Historic Climate Change Legislation From CA Governor, Jerry Brown

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California is becoming a world leader in the reduction of climate pollution, establishing one of the most ambitious carbon reduction goals in the world


California governor, Jerry Brown, just signed historic legislation to reduce carbon emissions in the state.  Under SB 32, the state is required to reduce greenhouse gas emissions to 40% below 1990 levels by 2030.

The previous goal – to hit 1990 levels by 2020 – was already considered a tough feat by many researchers.  But California has proven that it is ready and willing to make positive changes for the environment.  California currently gets 25% of its electricity from renewables.  The new proposal means California will get half of its electricity from renewables.

A complimentary piece of legislation, AB 197, creates a legislative committee to oversee regulators, giving lawmakers more power in how climate goals are met.  The aim is to make sure these big ideas become reality.

This could mean big changes for Californians, affecting nearly all aspects of life from transportation to food production.  With 38 million people and $25 trillion in gross domestic product, California is the 6th largest economy in the world.  The Public Policy Institute of California and the Center for Continuing Study of the California Economy estimate the population could rise to 44 million by 2030.  It’s going to be tough to continue to reduce emissions and pollution while the population continues to grow.  Everyone is going to have to do their part.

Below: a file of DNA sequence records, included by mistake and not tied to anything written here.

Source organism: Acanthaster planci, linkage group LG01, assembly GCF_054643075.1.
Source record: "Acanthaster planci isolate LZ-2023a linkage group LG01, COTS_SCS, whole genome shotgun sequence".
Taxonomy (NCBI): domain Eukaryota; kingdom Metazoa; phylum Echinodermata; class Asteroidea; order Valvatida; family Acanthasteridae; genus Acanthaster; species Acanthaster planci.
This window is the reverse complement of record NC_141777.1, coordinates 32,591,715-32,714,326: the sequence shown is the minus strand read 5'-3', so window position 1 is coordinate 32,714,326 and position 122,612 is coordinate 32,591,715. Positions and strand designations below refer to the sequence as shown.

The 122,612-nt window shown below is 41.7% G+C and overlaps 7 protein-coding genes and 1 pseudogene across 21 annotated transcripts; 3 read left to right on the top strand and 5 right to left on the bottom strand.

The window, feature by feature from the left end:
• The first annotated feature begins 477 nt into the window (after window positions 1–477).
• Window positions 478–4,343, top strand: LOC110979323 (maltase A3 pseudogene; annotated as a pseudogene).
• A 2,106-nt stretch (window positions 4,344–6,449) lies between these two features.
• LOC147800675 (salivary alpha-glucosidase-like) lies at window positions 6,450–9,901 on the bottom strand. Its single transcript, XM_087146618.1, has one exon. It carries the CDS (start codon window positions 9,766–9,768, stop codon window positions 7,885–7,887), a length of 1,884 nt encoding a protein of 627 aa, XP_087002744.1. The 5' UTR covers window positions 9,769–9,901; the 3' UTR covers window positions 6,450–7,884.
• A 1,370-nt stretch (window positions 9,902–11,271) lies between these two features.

Research from the Lawrence Berkeley National Laboratory shows that current policies may get the state only about halfway to the 2030 goal, and some have argued that aggressive legislation would hurt the economy and hinder local business, including the agriculture industry (arguably one of the greatest contributors to environmental pollution).  But California’s GDP has continued to grow while emissions have decreased, and the state has continued to add jobs.


In all honestly, businesses will likely face more restrictive rules, and taxpayer money will be needed to subsidize cleaner technologies.  The state has already begun ramping up solar power generation, electric car subsidies, and promoting denser development connected to mass transit.  Looking further into the future, legislators will need to design policies and innovations to make clean technology more available and affordable.

One way that Californians can make a significant contribution to pollution is to purchase a clean energy vehicle instead of a gas-powered vehicle.  Many residents face long commutes, and getting more gas-powered cars off the road will help in carbon reduction.  Every new gas power vehicle purchased can stay on the road for many years, hindering California’s climate change goals.

The agriculture industry might be faced with new regulations regarding methane emissions from dairy production and landfills.  Methane impacts the environment 80 times more than carbon dioxide and dairy and cattle famers have long been at odds with environmental activists.

This new goal will not be easy to accomplish.  Deep changes are needed to hit the emissions goal by 2030, and the bill does not specify what will happen to California’s cap-and-trade program, which sets the price and limit for carbon emissions.  Hopefully, such an aggressive stance on climate pollution will help to drive innovation and adoption of clean energy practices.



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